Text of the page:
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Recent gold action

Gold traded over $600 during Thursday's session, closing at $599.70 in New York. Since $600 gold has been getting a fair amount of news coverage, let's examine the reasons being trotted out to explain the rising gold price.

A Bloomberg article points to investment fund buying as a main factor driving recent price strength. Also discussed was the "inflation risk" that makes holding gold more attractive for investors, especially in an environment of low real rates. A surprisingly credible argument for gold's strength managed to make its way into the article: ``The market perceives an inflation risk, although it hasn't shown up in some of the government statistics,'' said Michael Cuggino, portfolio manager of Permanent Portfolio Fund in San Francisco. ``Low to negative real interest rates after inflation are generally bullish for gold.''

Unfortunately, Bloomberg's report did not end on such a sensible note. Another source weighed in with the following remarks, ``We're entering bubble territory,'' said Christoph Eibl, head of commodities trading at Zug, Switzerland-based Tiberius Asset Management AG., which has holdings in energy, metals and agricultural commodities. ``Prices have moved away from reality, and are no longer linked to fundamentals.''

I find that last comment to be a bit absurd if it was made in specific reference to gold. Certainly, one could say that commodities in general have undergone an astounding advance, and it is possible that certain commodities now carry a speculative premium in their price (as discussed by Dr. Marc Faber in a recent interview). However, I think it is odd to declare, in a discussion centered specifically on gold, that prices are "no longer linked to fundamentals" when the recent chain of events (and the metal's current strength against most major currencies) clearly suggests the opposite.

As mentioned in the Bloomberg article, investment demand has come on strongly, and investment purchases of gold have outstripped jeweler purchases so far this year. This in itself is huge. Where was investment demand for gold just a few short years ago? Not long ago, most people looked at you cross-eyed or at least gave you the third degree questioning when an investment in gold was suggested. Since gold crossed $500, a new attitude has begun to replace the former stance of suspicion. The small cadre of dedicated goldbugs hoarding bullion and gold coins has been enlarged to include an investor class that gets its exposure to gold through ETFs and precious metals-focused funds. A change in sentiment is clearly underway as the investing public and investment professionals increasingly warm to gold.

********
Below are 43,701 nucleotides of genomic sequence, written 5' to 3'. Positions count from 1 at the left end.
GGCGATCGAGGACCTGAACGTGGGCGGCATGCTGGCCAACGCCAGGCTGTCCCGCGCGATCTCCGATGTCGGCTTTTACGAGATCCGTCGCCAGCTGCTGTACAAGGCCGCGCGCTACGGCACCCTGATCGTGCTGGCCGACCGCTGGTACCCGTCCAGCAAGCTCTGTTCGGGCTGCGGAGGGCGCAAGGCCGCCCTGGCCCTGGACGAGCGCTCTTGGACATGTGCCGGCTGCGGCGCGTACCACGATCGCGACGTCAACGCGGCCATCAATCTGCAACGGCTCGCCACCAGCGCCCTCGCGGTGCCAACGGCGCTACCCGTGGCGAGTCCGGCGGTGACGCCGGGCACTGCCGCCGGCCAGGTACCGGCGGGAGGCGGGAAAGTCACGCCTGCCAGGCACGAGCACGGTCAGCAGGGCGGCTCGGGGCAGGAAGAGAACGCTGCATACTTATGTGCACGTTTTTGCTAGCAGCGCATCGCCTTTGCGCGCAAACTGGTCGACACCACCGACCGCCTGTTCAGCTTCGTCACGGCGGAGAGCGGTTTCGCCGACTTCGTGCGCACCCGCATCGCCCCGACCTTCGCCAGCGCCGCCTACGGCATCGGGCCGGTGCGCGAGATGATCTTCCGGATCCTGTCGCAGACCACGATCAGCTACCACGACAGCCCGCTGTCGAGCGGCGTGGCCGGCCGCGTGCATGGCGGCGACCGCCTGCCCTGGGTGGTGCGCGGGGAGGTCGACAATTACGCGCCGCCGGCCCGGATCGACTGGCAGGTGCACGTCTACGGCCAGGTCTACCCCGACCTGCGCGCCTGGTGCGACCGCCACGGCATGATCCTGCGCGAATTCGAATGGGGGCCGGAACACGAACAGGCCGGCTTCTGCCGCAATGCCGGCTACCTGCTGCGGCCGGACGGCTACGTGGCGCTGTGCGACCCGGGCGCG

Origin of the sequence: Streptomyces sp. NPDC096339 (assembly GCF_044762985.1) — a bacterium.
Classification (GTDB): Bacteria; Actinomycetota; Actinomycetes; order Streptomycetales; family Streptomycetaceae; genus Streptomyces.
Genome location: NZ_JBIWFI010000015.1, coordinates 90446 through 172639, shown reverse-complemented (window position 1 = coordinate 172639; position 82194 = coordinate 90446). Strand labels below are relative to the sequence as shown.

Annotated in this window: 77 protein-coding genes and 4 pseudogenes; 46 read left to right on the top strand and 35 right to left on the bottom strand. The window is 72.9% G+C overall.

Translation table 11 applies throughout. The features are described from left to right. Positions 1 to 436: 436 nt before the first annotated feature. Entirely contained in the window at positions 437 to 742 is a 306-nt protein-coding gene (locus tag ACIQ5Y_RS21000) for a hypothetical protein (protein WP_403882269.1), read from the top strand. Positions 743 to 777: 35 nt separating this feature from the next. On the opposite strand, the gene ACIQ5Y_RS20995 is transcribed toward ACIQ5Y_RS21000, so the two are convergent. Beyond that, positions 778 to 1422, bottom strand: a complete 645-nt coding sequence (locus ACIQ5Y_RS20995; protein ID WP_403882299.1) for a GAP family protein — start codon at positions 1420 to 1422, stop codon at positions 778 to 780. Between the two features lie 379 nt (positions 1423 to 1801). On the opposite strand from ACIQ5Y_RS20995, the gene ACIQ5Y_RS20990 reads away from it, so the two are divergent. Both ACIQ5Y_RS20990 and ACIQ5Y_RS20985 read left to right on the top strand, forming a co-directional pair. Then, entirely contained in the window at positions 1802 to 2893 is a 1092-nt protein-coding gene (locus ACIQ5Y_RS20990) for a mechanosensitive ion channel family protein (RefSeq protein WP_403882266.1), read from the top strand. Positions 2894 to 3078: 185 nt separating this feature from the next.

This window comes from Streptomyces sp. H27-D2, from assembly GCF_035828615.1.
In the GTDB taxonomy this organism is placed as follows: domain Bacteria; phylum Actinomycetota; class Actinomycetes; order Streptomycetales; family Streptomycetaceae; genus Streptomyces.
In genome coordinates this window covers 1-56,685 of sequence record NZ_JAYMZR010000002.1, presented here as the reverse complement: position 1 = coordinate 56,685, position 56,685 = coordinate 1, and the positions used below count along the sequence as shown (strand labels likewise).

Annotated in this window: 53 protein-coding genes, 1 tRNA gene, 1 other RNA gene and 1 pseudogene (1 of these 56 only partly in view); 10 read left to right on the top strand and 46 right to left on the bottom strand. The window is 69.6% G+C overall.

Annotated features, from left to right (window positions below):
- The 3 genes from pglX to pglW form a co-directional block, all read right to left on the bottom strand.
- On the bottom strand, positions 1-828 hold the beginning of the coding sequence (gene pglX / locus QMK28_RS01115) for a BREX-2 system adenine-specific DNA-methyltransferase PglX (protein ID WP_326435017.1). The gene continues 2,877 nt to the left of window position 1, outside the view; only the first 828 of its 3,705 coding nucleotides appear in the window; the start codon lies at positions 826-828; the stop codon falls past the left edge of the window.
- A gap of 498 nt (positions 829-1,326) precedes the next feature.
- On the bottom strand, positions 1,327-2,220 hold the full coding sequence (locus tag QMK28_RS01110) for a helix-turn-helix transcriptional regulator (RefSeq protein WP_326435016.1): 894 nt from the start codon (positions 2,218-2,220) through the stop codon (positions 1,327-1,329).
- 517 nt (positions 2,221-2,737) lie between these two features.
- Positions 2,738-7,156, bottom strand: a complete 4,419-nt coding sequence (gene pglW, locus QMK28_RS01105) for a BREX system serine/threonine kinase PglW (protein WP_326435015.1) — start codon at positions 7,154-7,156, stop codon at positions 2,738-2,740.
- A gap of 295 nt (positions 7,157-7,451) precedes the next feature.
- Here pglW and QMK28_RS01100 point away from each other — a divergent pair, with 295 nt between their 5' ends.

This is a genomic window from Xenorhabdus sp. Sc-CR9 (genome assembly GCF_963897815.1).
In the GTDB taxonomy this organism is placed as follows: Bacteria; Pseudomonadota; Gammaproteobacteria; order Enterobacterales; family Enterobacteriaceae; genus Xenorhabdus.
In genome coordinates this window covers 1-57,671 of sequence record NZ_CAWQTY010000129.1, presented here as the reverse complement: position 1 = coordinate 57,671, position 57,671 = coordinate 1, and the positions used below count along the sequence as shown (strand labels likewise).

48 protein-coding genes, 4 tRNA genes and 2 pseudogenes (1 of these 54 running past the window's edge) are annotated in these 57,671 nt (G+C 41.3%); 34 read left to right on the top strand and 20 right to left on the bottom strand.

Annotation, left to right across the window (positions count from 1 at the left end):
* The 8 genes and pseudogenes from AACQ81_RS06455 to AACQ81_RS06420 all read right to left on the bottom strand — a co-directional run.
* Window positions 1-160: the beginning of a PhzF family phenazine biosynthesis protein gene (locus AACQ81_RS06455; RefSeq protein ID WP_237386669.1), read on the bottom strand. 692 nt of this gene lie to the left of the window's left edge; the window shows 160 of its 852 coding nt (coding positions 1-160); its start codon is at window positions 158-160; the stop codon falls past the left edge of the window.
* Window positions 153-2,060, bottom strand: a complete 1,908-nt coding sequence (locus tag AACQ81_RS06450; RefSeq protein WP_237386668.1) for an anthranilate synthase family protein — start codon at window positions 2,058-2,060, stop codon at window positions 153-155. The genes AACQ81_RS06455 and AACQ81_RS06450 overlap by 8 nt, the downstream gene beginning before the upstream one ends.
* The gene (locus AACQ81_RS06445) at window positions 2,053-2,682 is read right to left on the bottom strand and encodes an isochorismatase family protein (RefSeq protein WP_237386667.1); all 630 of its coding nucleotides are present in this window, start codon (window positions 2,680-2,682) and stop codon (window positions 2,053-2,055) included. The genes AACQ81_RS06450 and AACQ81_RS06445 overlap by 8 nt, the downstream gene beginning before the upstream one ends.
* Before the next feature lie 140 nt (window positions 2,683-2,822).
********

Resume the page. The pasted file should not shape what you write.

Not only is investment demand up in North America, it is profoundly evident in Asia and the Middle East. The people of India and China have traditionally been buyers of gold, in the form of jewelry and as a store of savings. Their purchases will only increase over time, as their economies continue to develop and prosperity levels rise among the masses. Middle Eastern demand is pronounced as ever, with the Gulf economies prospering from a recent oil boom and the resulting flood of new money. An ongoing repatriation of funds previously held abroad, and the establishment of the Dubai Gold Exchange, have no doubt also encouraged gold purchases. Meanwhile, a sizeable increase in Gulf central bank holdings of US dollar reserves have led some to consider diversifying out of the dollar and increasing the region's central bank gold reserves as Russia, Argentina and China have done.

There will not be an easily mineable influx of supply to meet this demand. Gold mining companies face a dwindling resource base and rising costs in extracting gold from the ground. Consider the environmental hurdles and permitting difficulties associated with bringing on new mines in many jurisdictions, along with the increasing push for nationalization of "strategic resources" in Latin American countries, and it becomes a little unclear as to where all this gold will be found.

These facts are not being expressed in the mainstream US business press. Rather than give due weight to the big picture trends driving the gold price, most coverage derides the advance as being speculative in nature. But is that a surprise? A current CNN Money article reads, "$600 gold: Want in? Think twice". While the article dutifully describes several options for prospective gold investors and the risks associated, it ends in a dissuading tone. "Not everybody could handle losing 40 percent in one year...Most people probably don't need an investment in precious metal funds."

I guess it's just one more brick in a wall of worry.

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